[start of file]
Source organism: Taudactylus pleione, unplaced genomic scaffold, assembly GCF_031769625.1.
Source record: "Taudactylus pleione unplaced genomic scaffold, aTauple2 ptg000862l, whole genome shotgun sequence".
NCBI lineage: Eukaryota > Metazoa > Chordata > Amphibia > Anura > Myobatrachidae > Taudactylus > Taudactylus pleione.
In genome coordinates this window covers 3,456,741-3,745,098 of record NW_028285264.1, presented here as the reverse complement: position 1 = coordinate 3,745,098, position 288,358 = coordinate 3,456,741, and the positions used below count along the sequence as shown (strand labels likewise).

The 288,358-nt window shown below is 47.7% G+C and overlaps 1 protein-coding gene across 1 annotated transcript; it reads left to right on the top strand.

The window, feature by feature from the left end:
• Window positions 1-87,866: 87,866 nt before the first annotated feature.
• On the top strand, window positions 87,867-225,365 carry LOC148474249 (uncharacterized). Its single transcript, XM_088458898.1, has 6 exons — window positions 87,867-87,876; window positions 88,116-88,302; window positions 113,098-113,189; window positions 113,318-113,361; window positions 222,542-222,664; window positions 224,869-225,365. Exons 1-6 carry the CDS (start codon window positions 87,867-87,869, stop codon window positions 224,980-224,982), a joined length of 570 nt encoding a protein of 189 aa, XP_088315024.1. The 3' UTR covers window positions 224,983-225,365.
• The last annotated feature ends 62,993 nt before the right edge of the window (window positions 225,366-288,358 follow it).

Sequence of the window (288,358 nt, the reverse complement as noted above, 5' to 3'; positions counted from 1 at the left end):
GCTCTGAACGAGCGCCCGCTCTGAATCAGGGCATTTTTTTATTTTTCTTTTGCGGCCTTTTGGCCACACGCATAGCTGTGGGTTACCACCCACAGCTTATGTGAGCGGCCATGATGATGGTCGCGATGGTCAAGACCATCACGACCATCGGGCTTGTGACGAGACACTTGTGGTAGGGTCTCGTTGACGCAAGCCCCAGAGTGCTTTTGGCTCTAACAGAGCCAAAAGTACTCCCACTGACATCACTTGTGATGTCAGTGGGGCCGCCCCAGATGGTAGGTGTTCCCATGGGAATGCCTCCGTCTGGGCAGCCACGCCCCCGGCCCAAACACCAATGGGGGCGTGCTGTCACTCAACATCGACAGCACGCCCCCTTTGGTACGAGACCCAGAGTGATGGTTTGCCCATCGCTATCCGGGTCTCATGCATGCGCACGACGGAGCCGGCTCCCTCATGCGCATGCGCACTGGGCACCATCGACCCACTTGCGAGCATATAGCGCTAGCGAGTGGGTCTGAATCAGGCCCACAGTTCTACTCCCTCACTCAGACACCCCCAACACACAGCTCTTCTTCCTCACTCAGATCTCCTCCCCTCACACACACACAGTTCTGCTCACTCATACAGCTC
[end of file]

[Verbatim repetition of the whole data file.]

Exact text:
Source organism: Taudactylus pleione, unplaced genomic scaffold, assembly GCF_031769625.1.
Source record: "Taudactylus pleione unplaced genomic scaffold, aTauple2 ptg000862l, whole genome shotgun sequence".
NCBI lineage: Eukaryota > Metazoa > Chordata > Amphibia > Anura > Myobatrachidae > Taudactylus > Taudactylus pleione.
In genome coordinates this window covers 3,456,741-3,745,098 of record NW_028285264.1, presented here as the reverse complement: position 1 = coordinate 3,745,098, position 288,358 = coordinate 3,456,741, and the positions used below count along the sequence as shown (strand labels likewise).

The 288,358-nt window shown below is 47.7% G+C and overlaps 1 protein-coding gene across 1 annotated transcript; it reads left to right on the top strand.

The window, feature by feature from the left end:
• Window positions 1-87,866: 87,866 nt before the first annotated feature.
• On the top strand, window positions 87,867-225,365 carry LOC148474249 (uncharacterized). Its single transcript, XM_088458898.1, has 6 exons — window positions 87,867-87,876; window positions 88,116-88,302; window positions 113,098-113,189; window positions 113,318-113,361; window positions 222,542-222,664; window positions 224,869-225,365. Exons 1-6 carry the CDS (start codon window positions 87,867-87,869, stop codon window positions 224,980-224,982), a joined length of 570 nt encoding a protein of 189 aa, XP_088315024.1. The 3' UTR covers window positions 224,983-225,365.
• The last annotated feature ends 62,993 nt before the right edge of the window (window positions 225,366-288,358 follow it).

Sequence of the window (288,358 nt, the reverse complement as noted above, 5' to 3'; positions counted from 1 at the left end):
GCTCTGAACGAGCGCCCGCTCTGAATCAGGGCATTTTTTTATTTTTCTTTTGCGGCCTTTTGGCCACACGCATAGCTGTGGGTTACCACCCACAGCTTATGTGAGCGGCCATGATGATGGTCGCGATGGTCAAGACCATCACGACCATCGGGCTTGTGACGAGACACTTGTGGTAGGGTCTCGTTGACGCAAGCCCCAGAGTGCTTTTGGCTCTAACAGAGCCAAAAGTACTCCCACTGACATCACTTGTGATGTCAGTGGGGCCGCCCCAGATGGTAGGTGTTCCCATGGGAATGCCTCCGTCTGGGCAGCCACGCCCCCGGCCCAAACACCAATGGGGGCGTGCTGTCACTCAACATCGACAGCACGCCCCCTTTGGTACGAGACCCAGAGTGATGGTTTGCCCATCGCTATCCGGGTCTCATGCATGCGCACGACGGAGCCGGCTCCCTCATGCGCATGCGCACTGGGCACCATCGACCCACTTGCGAGCATATAGCGCTAGCGAGTGGGTCTGAATCAGGCCCACAGTTCTACTCCCTCACTCAGACACCCCCAACACACAGCTCTTCTTCCTCACTCAGATCTCCTCCCCTCACACACACACAGTTCTGCTCACTCATACAGCTC